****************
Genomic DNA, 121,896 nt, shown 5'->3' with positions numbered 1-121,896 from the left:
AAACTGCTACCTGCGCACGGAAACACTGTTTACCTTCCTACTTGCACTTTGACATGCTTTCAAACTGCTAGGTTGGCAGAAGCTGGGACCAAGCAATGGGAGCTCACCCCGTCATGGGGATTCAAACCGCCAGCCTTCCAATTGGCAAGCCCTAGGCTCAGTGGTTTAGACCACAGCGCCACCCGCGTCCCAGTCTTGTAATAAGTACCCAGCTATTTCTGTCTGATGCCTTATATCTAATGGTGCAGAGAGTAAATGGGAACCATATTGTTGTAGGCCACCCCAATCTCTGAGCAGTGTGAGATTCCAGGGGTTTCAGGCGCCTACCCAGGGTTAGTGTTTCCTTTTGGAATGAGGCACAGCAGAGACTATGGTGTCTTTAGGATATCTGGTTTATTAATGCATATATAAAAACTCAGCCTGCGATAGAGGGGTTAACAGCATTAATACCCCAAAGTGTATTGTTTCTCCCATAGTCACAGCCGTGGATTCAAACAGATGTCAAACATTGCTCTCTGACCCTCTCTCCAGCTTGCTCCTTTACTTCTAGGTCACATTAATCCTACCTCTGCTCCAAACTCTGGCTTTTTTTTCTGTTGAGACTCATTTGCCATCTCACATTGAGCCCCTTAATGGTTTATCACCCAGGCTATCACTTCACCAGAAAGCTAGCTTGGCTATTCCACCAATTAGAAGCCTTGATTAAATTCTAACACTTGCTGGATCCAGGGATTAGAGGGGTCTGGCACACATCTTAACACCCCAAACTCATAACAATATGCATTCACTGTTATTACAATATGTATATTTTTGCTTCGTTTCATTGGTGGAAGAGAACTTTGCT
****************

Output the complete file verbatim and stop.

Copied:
Genomic DNA, 121,896 nt, shown 5'->3' with positions numbered 1-121,896 from the left:
AAACTGCTACCTGCGCACGGAAACACTGTTTACCTTCCTACTTGCACTTTGACATGCTTTCAAACTGCTAGGTTGGCAGAAGCTGGGACCAAGCAATGGGAGCTCACCCCGTCATGGGGATTCAAACCGCCAGCCTTCCAATTGGCAAGCCCTAGGCTCAGTGGTTTAGACCACAGCGCCACCCGCGTCCCAGTCTTGTAATAAGTACCCAGCTATTTCTGTCTGATGCCTTATATCTAATGGTGCAGAGAGTAAATGGGAACCATATTGTTGTAGGCCACCCCAATCTCTGAGCAGTGTGAGATTCCAGGGGTTTCAGGCGCCTACCCAGGGTTAGTGTTTCCTTTTGGAATGAGGCACAGCAGAGACTATGGTGTCTTTAGGATATCTGGTTTATTAATGCATATATAAAAACTCAGCCTGCGATAGAGGGGTTAACAGCATTAATACCCCAAAGTGTATTGTTTCTCCCATAGTCACAGCCGTGGATTCAAACAGATGTCAAACATTGCTCTCTGACCCTCTCTCCAGCTTGCTCCTTTACTTCTAGGTCACATTAATCCTACCTCTGCTCCAAACTCTGGCTTTTTTTTCTGTTGAGACTCATTTGCCATCTCACATTGAGCCCCTTAATGGTTTATCACCCAGGCTATCACTTCACCAGAAAGCTAGCTTGGCTATTCCACCAATTAGAAGCCTTGATTAAATTCTAACACTTGCTGGATCCAGGGATTAGAGGGGTCTGGCACACATCTTAACACCCCAAACTCATAACAATATGCATTCACTGTTATTACAATATGTATATTTTTGCTTCGTTTCATTGGTGGAAGAGAACTTTGCT